Having been employed in the maritime transportation industry and as a graduate of the California Maritime Academy, I have a unique view of this law. I have personal, first-hand knowledge and understanding of what this law means to Hawaii citizens.
First, the “studies” often cited by those opposed to the Jones Act, are fundamentally flawed and incorrect. This is an admission by the very authors of those studies. The US International Trade Commission (USITC) published a study in 1991 and grossly over-stated that the Jones Act ‘added’ to the costs of living in Hawaii by billions of dollars. They admitted the report had serious statistical flaws and revised “downward” their estimates again in follow up studies performed in 1993 and again in 1995.
In the 1995, Senator John McCain (a huge anti-Jones Act politician) himself asked the GAO to “validate” the USITC reports. The GAO found more flaws with the USITC reporting. Thus, again in 1999, the USITC study further decreased their estimates on what the Jones Act was adding to cost of living to Hawaii residents. By 2002, the USITC report had changed their position again. In 1991, they had estimated the Jones Act cost ALL US citizens $9.8 billion annually. In 2002, their report re-stated that amount to only $656 million for ALL US CITIZENS.
But even this report had serious flaws. Most opponents to the Jones Act today have stated that foreign flag ships should be allowed in the domestic Hawaii/US trade, as long as they too, meet environmental and employment standards found on US flag ships. If that were the case, the cost differential between operating an American ship and a foreign ship, becomes negligible.
Jones Act carriers provide a stable economic lifeline to Hawaii, economic security for an economy that does not have the capacity to warehouse food and other consumables beyond 10 days. For neighbor islands, the typical retailer is lucky to have food “on hand” up to 7 days. We have oil in storage in tanks at our refineries that conceivably (at best) provide “energy” for 60 days.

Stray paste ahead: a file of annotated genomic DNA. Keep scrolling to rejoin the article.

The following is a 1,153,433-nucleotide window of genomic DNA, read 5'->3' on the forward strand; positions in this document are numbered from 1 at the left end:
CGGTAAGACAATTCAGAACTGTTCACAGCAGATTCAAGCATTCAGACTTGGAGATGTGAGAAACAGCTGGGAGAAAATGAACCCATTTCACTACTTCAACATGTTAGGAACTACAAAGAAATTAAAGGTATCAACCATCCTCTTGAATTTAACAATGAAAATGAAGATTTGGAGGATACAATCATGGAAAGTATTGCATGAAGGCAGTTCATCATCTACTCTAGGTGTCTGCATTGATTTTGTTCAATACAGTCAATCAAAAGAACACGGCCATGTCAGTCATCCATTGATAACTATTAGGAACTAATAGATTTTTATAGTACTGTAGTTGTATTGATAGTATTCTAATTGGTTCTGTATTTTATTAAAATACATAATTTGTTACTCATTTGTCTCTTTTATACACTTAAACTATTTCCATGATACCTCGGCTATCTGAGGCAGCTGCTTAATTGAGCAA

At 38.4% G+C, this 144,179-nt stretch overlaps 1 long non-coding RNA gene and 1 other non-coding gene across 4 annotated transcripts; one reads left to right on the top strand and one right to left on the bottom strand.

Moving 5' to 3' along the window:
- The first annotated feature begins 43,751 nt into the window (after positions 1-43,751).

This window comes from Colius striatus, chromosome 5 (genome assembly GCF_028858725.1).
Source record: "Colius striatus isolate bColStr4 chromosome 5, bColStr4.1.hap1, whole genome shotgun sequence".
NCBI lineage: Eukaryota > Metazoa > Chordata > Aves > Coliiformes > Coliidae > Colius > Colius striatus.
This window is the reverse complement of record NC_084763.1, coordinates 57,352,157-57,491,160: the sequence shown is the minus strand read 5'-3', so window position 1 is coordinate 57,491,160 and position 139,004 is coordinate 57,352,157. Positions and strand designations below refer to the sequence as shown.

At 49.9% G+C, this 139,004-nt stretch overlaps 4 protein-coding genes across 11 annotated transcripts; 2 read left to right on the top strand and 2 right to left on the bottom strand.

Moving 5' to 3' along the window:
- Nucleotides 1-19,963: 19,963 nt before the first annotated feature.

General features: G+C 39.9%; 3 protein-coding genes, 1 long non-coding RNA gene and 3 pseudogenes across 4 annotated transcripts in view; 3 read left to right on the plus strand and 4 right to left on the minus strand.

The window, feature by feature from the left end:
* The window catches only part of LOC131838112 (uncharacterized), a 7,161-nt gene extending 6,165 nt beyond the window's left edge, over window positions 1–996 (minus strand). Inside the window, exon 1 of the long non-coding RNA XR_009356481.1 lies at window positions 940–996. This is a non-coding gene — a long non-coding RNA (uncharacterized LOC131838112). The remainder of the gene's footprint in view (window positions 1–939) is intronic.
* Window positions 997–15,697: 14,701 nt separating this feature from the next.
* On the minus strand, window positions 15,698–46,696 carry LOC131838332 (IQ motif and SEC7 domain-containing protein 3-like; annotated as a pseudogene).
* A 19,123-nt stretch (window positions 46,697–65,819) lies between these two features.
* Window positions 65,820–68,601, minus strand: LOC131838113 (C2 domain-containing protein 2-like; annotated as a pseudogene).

Jones Act ships provide military and national security. It would behoove Republicans as a party to better understand this relationship. It is ignorant to support our military men and women without understanding how those same men and women are provided the war material, food, supplies, ammunition, and fuel, by our civilian merchant mariners on Jones Act vessels. I am confused as to how military vets like McCain and even our own congressmen, fail to understand this critical relationship.
Finally, perhaps the best argument to the anti-Jones Act people would be this: If elimination of the Jones Act would supposedly guarantee a dramatic decrease in the cost of everything in Hawaii, how is it that we have the highest priced fuel in the nation? Crude oil comes to Hawaii from foreign countries, carried by foreign ships, employing foreign crews, operated by foreign companies. According to anti-Jones Act people, that would imply that our gasoline would be very cheap! But it isn’t. Eliminating the Jones Act as a means of decreasing our costs of living in Hawaii is a poorly conceived idea that has many more dire consequences than most people understand.
Endorsements you would like to list: Senator Fred Hemmings- currently seated Senator for this race, and Representative Cynthia Thielen.
Any additional comments: I am running for this seat because I believe in maintaing a two party system, because it is important that a conservative voice be heard, and so that we avoid a dangerous one sided political monopoly.
Mail: c/o IMS Inc., 46-001 Kamehameha Hwy., Ste. 301, Kaneohe, HI 96744
Web site address: www.VirginiaEnos.com
Campaign Slogan or Theme (optional) “Voice of Balance”